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Analyzing the regulation of miRNAs on protein-protein interaction network in Hodgkin lymphoma



Hodgkin Lymphoma (HL) is a type of aggressive malignancy in lymphoma that has high incidence in young adults and elderly patients. Identification of reliable diagnostic markers and efficient therapeutic targets are especially important for the diagnosis and treatment of HL. Although many HL-related molecules have been identified, our understanding on the molecular mechanisms underlying the disease is still far from complete due to its complex and heterogeneous characteristics. In such situation, exploring the molecular mechanisms underlying HL via systems biology approaches provides a promising option. In this study, we try to elucidate the molecular mechanisms related to the disease and identify potential pharmaceutical targets from a network-based perspective.


We constructed a series of network models. Based on the analysis of these networks, we attempted to identify the biomarkers and elucidate the molecular mechanisms underlying HL. Initially, we built three different but related protein networks, i.e., background network, HL-basic network and HL-specific network. By analyzing these three networks, we investigated the connection characteristic of the HL-related proteins. Subsequently, we explored the miRNA regulation on HL-specific network and analyzed three kinds of simple regulation patterns, i.e., co-regulation of protein pairs, as well as the direct and indirect regulation of triple proteins. Finally, we constructed a simplified protein network combined with the regulation of miRNAs on proteins to better understand the relation between HL-related proteins and miRNAs.


We find that the HL-related proteins are more likely to connect with each other compared to other proteins. Moreover, the HL-specific network can be further divided into five sub-networks and 49 proteins as the backbone of HL-specific network make up and connect these 5 sub-networks. Thus, they may be closely associated with HL. In addition, we find that the co-regulation of protein pairs is the main regulatory pattern of miRNAs on the protein network in the HL-specific network. According to the regulation of miRNA on protein network, we have identified 5 core miRNAs as the potential biomarkers for diagnostic of HL. Finally, several protein pathways have been identified to closely associated with HL, which provides deep insights into underlying mechanism of HL.


Cancer is thought to be a kind of complex and highly heterogeneous disease that involves multiple causes and factors. Moreover, cancer is also associated with the alteration of molecular interactions rather than the abnormality of a single gene [1]. In particular, dysregulation of multiple pathways governing fundamental cell processes contributes to cancer development and progression. Therefore, these characteristics determine that we should apply systems biology approaches specifically network-based approaches to study underlying mechanism of cancer [2]. As protein-protein interactions (PPIs) form the basis of cellular processes, the dysfunction of some interactions causes many diseases including cancer [3]. Thus the construction and analysis of PPIs network can not only provide a global view of biological events, but also decipher the molecular basis of cancer from the perspective of network dynamics [4]. In addition, systematic analysis of the PPIs network also provide a wealth of valuable information that may be useful for identifying therapeutic targets [5, 6] and potential biomarkers for diagnosis and prognosis of cancer [7, 8].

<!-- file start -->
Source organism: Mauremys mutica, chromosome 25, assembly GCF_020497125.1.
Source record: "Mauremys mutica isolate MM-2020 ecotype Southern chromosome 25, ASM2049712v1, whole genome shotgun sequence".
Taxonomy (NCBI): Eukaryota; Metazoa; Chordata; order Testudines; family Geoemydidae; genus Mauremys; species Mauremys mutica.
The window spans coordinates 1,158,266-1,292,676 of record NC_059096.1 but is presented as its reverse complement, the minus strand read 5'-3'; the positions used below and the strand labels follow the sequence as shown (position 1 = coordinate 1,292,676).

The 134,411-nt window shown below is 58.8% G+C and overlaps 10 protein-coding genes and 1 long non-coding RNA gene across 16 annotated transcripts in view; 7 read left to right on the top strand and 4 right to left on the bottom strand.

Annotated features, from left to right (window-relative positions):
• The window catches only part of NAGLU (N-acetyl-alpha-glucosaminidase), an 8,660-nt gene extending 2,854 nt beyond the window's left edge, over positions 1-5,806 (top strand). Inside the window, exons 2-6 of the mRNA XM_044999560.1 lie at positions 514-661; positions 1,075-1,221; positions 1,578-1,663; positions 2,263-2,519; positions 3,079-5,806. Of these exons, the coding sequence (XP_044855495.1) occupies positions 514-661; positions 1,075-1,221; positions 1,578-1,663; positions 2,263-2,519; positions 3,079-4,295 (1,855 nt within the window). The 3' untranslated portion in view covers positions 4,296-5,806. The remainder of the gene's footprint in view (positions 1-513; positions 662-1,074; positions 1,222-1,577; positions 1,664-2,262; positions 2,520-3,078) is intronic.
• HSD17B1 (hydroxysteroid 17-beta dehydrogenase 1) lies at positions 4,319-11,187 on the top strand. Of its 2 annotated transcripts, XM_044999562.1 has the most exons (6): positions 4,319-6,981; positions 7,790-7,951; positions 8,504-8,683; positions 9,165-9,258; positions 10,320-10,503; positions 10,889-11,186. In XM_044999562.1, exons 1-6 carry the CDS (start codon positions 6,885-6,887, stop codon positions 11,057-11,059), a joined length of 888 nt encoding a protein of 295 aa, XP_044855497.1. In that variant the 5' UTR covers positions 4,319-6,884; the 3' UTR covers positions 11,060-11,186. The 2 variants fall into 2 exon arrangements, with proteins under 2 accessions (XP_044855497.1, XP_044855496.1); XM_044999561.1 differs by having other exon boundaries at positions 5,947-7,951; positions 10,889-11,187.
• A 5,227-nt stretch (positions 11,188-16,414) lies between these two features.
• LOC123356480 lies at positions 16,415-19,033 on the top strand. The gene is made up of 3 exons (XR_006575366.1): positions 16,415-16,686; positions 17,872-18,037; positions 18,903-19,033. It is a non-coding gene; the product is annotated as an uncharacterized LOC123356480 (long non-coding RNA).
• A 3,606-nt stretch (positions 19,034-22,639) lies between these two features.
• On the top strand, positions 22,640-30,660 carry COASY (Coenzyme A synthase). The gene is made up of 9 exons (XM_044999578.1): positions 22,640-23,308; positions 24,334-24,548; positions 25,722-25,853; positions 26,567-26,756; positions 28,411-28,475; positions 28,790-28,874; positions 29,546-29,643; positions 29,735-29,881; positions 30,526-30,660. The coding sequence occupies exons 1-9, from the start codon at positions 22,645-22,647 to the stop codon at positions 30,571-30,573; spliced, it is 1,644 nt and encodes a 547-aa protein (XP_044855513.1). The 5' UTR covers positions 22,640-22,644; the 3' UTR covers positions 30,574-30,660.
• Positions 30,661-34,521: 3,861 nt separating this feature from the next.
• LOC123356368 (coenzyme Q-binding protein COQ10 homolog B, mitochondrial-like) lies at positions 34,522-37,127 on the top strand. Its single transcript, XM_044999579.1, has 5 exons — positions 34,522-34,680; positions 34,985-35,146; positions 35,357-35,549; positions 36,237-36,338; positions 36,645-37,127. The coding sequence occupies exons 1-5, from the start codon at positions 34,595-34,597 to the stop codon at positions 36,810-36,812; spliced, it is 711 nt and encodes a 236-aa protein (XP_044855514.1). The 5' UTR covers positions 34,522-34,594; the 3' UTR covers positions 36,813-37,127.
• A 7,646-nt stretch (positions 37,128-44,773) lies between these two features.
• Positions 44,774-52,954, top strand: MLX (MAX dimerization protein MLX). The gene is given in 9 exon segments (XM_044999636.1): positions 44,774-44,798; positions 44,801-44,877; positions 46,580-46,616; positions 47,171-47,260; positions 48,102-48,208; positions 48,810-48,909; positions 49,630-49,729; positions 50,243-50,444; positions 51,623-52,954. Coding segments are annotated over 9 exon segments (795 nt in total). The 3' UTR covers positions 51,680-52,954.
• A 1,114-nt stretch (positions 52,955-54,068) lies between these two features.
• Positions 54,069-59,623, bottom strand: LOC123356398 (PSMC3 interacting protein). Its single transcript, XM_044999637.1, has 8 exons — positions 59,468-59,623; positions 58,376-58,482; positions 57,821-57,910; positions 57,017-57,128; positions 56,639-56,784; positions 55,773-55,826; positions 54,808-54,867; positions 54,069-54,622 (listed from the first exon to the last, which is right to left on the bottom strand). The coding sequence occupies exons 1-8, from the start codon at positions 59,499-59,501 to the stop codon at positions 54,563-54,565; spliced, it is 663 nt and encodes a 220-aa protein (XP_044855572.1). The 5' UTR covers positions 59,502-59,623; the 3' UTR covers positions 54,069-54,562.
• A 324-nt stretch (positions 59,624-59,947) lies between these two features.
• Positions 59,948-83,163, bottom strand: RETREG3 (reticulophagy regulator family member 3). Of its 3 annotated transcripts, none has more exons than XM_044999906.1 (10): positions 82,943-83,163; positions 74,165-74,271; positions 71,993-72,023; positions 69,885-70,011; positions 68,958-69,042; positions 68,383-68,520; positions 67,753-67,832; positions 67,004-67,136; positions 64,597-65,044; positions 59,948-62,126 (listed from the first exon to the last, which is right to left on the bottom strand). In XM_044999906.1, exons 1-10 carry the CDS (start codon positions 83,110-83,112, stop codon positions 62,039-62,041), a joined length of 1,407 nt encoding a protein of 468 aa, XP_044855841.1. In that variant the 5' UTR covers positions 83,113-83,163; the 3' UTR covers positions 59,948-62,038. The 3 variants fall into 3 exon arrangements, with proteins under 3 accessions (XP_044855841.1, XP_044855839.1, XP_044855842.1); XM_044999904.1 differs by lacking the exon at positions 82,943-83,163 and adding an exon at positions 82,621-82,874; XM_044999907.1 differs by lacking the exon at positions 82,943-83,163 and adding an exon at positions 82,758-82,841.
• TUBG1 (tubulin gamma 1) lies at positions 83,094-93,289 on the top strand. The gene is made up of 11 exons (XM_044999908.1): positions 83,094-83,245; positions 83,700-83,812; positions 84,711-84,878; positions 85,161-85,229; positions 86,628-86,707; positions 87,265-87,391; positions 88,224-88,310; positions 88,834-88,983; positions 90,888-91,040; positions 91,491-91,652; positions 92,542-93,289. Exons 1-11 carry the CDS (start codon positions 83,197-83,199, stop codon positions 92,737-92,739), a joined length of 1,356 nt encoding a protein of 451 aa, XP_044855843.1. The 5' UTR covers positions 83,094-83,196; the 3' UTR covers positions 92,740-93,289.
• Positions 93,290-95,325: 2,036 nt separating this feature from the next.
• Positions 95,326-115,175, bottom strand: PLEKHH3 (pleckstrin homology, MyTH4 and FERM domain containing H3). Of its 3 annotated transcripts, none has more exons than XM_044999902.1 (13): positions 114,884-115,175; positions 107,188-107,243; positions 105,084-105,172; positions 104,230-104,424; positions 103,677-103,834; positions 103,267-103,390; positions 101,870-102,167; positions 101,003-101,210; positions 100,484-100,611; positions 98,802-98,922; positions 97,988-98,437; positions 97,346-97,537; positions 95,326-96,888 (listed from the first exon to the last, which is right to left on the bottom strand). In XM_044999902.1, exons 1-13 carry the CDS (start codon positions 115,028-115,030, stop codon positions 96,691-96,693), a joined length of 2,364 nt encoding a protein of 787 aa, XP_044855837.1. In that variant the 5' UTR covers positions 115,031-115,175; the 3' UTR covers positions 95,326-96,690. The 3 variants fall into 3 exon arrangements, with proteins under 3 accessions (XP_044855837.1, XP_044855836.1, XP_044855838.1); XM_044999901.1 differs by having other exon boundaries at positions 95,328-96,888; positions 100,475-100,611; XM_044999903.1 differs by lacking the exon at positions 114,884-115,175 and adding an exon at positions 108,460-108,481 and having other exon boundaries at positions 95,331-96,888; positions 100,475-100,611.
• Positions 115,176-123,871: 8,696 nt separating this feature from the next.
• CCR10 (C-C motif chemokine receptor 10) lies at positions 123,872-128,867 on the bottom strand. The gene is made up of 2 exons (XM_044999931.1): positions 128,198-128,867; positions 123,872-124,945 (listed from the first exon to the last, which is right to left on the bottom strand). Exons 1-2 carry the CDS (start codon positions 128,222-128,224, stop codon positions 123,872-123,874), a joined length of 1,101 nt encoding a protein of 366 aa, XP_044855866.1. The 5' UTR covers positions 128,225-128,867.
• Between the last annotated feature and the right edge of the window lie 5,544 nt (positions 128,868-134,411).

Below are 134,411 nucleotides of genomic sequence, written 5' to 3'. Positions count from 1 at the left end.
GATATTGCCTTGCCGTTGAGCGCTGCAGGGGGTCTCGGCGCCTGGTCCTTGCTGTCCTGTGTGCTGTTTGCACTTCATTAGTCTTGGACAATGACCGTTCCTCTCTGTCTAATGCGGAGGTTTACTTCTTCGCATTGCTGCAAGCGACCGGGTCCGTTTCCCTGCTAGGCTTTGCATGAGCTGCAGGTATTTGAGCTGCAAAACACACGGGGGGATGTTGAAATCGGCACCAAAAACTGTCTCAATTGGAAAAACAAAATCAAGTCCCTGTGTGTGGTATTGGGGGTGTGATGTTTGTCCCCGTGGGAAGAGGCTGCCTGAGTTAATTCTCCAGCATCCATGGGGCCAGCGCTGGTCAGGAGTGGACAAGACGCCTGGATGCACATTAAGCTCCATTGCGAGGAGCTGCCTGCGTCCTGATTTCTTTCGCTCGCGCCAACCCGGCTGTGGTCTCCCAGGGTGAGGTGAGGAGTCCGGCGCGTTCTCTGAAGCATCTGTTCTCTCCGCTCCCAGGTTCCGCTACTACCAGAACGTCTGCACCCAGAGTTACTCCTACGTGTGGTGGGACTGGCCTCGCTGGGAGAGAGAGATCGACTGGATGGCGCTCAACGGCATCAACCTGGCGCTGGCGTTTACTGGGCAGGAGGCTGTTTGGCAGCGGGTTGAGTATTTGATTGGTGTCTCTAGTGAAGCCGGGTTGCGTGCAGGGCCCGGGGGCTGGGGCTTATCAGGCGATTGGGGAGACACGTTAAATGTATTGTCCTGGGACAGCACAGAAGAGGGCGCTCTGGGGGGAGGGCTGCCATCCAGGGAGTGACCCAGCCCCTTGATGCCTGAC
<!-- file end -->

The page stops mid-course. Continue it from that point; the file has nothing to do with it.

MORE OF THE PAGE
As an important class of post-transcriptional regulator, microRNAs (miRNAs) can regulate many crucial cellular processes, such as differentiation, growth, proliferation, and apoptosis. The abnormality of miRNAs expression also leads to various diseases, especially cancer. It is well known that miRNAs play a crucial role in the formation and development of cancer by functioning as tumor suppressors or oncogene [9]. Moreover, miRNAs have also been considered as important molecules for cancer diagnosis [10] and therapeutic targets [11, 12].

miRNAs can negatively modulate target genes and consequently perform fine-scale adjustment of protein output by influencing the stability of encoding mRNAs [13]. In addition, miRNAs can also regulate functionally related proteins and exert specific effects on the formation of protein complexes [14, 15] and biological pathways [16]. Therefore, in order to more clearly understand the function of miRNAs and their role in diseases, the investigation of miRNA biology should be conducted in the context of protein interaction network rather than isolated target genes [17].